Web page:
Yellow Triangle means that the item was detected at a level above the EPA's recommended maximum, but that the limit is not "enforceable." In practical terms, this means that the water has more than a desirable amount of the contaminant, but the issue isn't a threat to health. In the sample test, the suggested limit for manganese has been exceeded, but the standard for manganese is not an EPA "enforceable" issue.
Red Cross designates a serious health-threatening issue that should be corrected. Arsenic on the sample is slightly above the enforceable EPA standard and is marked with the Red Cross.
Second Column: Contaminant
This column simply names the contaminant or water issue being tested. Note that items in this column are divided into several categories, beginning with Microbiologicals and including Inorganics, Organics, Physical Factors, etc. The very top category, Microbiobiolocals, tests the water for the general Coliform family of bacteria, and if Coliform are found, the more specific test for for E. coli is performed. In the sample test, since Total Coliform was not detected, there was no point in testing for E. coli.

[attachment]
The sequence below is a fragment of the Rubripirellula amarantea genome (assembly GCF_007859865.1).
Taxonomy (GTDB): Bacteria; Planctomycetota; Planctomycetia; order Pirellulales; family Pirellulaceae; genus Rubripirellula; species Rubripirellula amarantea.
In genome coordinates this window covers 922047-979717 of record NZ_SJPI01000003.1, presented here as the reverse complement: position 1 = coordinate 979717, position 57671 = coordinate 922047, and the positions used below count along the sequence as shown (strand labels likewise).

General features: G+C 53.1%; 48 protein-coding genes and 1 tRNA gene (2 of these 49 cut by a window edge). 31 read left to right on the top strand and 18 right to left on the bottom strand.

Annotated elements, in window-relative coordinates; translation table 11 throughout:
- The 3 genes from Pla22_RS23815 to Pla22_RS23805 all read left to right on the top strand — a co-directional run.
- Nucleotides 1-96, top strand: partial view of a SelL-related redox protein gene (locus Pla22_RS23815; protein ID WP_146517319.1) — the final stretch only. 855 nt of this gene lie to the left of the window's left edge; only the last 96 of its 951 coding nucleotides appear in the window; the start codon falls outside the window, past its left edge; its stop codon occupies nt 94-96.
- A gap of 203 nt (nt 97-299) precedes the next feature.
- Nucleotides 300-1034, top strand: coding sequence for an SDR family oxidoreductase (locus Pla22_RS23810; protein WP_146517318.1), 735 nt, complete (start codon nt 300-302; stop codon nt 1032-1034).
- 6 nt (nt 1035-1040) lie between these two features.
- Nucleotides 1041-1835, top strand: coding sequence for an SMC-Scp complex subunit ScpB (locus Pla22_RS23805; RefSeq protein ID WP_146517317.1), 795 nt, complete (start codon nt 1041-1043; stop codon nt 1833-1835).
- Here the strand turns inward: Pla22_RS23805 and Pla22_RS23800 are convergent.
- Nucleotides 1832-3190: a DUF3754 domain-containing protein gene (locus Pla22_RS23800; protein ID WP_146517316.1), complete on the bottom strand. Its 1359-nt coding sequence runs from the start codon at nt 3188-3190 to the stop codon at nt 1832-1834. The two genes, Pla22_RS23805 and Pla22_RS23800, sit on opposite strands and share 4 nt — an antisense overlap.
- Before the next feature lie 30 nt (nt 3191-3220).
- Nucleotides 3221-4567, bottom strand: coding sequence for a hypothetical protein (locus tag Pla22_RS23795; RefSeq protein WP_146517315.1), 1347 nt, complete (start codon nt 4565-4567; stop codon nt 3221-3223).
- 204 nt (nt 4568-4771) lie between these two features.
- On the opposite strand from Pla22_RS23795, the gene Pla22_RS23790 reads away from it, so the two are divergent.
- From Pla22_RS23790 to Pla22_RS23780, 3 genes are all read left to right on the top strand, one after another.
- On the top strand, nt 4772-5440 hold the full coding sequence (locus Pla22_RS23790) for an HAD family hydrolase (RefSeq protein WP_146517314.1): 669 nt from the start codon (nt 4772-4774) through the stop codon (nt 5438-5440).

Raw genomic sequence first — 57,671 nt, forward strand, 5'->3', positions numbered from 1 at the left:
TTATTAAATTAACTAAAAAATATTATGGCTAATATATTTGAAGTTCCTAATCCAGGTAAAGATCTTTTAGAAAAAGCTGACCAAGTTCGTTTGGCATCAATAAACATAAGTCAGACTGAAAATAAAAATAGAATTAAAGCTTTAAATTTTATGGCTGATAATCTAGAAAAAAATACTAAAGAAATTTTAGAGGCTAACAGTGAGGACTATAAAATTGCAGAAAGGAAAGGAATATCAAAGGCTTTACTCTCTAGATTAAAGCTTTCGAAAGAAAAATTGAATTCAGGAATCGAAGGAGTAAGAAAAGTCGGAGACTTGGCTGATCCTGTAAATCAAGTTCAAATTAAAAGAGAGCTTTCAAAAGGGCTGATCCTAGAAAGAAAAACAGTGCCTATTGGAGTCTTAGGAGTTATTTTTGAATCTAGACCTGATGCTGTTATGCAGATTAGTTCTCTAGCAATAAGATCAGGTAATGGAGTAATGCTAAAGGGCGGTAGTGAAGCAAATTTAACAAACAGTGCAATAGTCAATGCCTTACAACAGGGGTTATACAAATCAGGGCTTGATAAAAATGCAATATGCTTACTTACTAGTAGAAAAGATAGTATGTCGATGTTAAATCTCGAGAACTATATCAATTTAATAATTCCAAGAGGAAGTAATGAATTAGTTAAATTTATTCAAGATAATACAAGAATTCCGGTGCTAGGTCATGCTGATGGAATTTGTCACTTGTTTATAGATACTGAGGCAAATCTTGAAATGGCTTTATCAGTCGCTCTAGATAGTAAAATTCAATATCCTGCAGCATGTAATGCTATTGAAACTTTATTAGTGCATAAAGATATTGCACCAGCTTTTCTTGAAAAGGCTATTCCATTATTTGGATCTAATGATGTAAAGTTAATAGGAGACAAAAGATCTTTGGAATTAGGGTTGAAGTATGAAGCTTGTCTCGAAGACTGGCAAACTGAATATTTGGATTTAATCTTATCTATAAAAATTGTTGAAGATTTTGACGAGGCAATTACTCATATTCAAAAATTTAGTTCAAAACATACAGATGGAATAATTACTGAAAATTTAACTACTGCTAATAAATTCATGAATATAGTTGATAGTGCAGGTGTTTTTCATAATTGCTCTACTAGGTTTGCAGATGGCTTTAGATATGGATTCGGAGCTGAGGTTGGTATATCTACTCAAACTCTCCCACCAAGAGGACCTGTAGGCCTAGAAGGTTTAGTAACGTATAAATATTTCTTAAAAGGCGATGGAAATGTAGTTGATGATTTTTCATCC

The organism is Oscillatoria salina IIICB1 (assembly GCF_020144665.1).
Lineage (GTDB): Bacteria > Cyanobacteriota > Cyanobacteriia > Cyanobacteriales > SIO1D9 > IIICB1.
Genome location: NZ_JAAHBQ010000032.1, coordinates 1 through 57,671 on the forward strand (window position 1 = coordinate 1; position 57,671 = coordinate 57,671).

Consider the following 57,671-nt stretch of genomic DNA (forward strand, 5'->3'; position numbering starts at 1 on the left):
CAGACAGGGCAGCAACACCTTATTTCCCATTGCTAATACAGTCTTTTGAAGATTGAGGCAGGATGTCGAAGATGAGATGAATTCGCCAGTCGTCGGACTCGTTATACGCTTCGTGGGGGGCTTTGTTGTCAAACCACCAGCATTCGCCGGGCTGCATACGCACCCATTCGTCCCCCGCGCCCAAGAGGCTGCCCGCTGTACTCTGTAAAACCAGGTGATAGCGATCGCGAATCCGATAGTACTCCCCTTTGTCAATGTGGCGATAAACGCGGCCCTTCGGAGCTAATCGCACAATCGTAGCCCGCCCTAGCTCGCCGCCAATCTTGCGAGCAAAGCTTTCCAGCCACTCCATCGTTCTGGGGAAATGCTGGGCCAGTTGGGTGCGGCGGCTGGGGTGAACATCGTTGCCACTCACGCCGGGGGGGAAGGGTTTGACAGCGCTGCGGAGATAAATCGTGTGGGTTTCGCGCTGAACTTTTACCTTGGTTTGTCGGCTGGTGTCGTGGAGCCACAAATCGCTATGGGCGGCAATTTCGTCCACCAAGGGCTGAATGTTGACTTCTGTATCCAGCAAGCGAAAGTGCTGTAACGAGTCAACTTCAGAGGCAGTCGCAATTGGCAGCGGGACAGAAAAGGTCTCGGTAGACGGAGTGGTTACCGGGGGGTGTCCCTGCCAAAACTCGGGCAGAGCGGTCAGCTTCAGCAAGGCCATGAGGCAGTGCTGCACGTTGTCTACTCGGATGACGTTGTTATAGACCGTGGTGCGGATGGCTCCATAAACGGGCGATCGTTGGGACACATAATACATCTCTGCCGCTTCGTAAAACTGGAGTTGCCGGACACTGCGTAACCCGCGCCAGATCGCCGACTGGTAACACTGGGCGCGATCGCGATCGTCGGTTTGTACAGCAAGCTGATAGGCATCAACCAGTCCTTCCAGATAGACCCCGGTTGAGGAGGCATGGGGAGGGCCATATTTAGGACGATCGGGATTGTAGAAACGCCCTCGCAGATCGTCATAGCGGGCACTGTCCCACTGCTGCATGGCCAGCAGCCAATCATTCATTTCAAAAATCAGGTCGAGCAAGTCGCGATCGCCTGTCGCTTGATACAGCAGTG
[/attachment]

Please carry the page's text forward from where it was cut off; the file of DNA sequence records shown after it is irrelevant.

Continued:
Third Column: Results
This column gives the numerical result of the test, in the denomination (in most cases mg/L) specified in the Fourth Column. ND means not detected.
Fourth Column: Units
A great advantage of the NTL tests is that all contaminants are reported in mg/L (milligrams per liter, which is the same as PPM or parts per million). Many labs report in whatever is convenient for the lab, mixing parts per million and parts per billion. The single unit method used by NTL puts things in perspective and makes it much easier to interpret test results.
Note that physical factors of the water are reported in special terms: pH, for example, is reported in the standard 1-14 pH scale and turbidity is reported with the widely used NTU scale.
Fifth and Sixth Columns: National Standards
Perhaps the least understood part of most water test reports is the meaning of National Standards and the qualifying categories (EPA Primary, EPA Secondary, EPA Action Level). It isn't as complicated as it sounds.